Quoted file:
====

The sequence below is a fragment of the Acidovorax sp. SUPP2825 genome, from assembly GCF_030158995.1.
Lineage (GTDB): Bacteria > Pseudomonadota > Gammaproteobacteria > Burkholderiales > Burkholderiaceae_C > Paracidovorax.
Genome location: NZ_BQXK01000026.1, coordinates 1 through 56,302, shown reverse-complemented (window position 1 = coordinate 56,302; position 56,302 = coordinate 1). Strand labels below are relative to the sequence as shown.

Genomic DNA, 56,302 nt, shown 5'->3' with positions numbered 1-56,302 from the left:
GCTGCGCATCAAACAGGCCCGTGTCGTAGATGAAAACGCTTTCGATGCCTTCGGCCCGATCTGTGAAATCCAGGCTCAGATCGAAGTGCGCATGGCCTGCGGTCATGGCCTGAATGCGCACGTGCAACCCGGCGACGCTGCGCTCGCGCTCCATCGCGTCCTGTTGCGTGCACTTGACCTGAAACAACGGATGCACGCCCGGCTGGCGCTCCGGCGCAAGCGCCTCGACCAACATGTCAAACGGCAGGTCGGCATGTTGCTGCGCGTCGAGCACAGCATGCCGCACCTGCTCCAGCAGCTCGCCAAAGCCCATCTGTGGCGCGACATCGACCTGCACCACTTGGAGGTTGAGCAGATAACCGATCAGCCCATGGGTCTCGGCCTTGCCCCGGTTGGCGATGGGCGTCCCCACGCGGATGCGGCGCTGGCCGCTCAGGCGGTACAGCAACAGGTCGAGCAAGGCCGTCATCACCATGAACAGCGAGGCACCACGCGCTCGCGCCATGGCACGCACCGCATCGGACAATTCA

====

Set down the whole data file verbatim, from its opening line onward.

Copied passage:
The sequence below is a fragment of the Acidovorax sp. SUPP2825 genome, from assembly GCF_030158995.1.
Lineage (GTDB): Bacteria > Pseudomonadota > Gammaproteobacteria > Burkholderiales > Burkholderiaceae_C > Paracidovorax.
Genome location: NZ_BQXK01000026.1, coordinates 1 through 56,302, shown reverse-complemented (window position 1 = coordinate 56,302; position 56,302 = coordinate 1). Strand labels below are relative to the sequence as shown.

Genomic DNA, 56,302 nt, shown 5'->3' with positions numbered 1-56,302 from the left:
GCTGCGCATCAAACAGGCCCGTGTCGTAGATGAAAACGCTTTCGATGCCTTCGGCCCGATCTGTGAAATCCAGGCTCAGATCGAAGTGCGCATGGCCTGCGGTCATGGCCTGAATGCGCACGTGCAACCCGGCGACGCTGCGCTCGCGCTCCATCGCGTCCTGTTGCGTGCACTTGACCTGAAACAACGGATGCACGCCCGGCTGGCGCTCCGGCGCAAGCGCCTCGACCAACATGTCAAACGGCAGGTCGGCATGTTGCTGCGCGTCGAGCACAGCATGCCGCACCTGCTCCAGCAGCTCGCCAAAGCCCATCTGTGGCGCGACATCGACCTGCACCACTTGGAGGTTGAGCAGATAACCGATCAGCCCATGGGTCTCGGCCTTGCCCCGGTTGGCGATGGGCGTCCCCACGCGGATGCGGCGCTGGCCGCTCAGGCGGTACAGCAACAGGTCGAGCAAGGCCGTCATCACCATGAACAGCGAGGCACCACGCGCTCGCGCCATGGCACGCACCGCATCGGACAATTCA